- The Domain Information System returns domain-specific information, allowing for 0-RTT (Zero Round Trip Time Resumption – a superfast handshake) without the user being required to have visited a domain previously. This is unique to Sentivate. Further, when invalid certificates are used to request information from the DIS to go to a service, the DIS denies any return.
- Decentralised nodes providing domain certificates will be able to earn VIAT for their service to the network.
- The Sentivate Network, which is a Hybrid Domain Information System, will be comprised of centralised DIS nodes and a decentralised DIS.
- Domains: domains on the Universal Web will be human readable hostnames with full extension names and the capacity for single full names for trademarked entities, where domain rules and regulations are designed to limit malicious activity and make extensions more descriptive (and thus more recognisable), whilst also protecting trademarks. An example provided is that the user would be able to navigate to Amazon simply by searching Amazon, with no domain squatting allowed or else the domain is lost.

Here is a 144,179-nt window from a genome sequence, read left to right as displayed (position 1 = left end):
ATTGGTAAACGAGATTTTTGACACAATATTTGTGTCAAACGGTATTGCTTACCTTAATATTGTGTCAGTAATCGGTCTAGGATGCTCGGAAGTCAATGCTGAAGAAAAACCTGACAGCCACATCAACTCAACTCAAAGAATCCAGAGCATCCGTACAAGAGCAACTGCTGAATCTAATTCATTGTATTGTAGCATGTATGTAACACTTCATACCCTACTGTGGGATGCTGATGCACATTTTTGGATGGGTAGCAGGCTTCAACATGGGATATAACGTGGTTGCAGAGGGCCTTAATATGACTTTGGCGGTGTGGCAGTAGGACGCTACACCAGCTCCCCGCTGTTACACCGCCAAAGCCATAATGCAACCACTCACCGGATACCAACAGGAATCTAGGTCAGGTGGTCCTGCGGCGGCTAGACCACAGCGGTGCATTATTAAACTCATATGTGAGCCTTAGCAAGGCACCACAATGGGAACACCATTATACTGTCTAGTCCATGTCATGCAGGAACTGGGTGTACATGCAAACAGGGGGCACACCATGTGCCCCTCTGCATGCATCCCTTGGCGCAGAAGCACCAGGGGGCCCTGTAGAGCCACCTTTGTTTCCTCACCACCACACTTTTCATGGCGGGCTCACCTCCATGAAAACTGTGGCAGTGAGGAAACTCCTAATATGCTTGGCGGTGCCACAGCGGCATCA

- The Universal Identity System will consist of Identity Certificates and an Identity Registrar.
- Identity Certificates represent you on the network; users are able to signup, login and make purchases instantly using their identity certification, forming the basis for a decentralised reputation system where bad behaviour is tied to a specific certificate.
- The Identity Registrar will sign certificates and act as first-layer network protection by filtering faulty certificates, stopping Sybil attacks and other malicious actors.
- Active certificates will continually be updated and signed.
- Regarding development on the Universal Web, Sentivate opens up the possibility for hApps, Hybrid Universal Web Apps, which are self-constructing single-page applications, with the benefits of both centralised and decentralised networks. hApp assets will be contained within their own files and only streamed on a required basis for each client, like “a bridge build itself as you walk across”.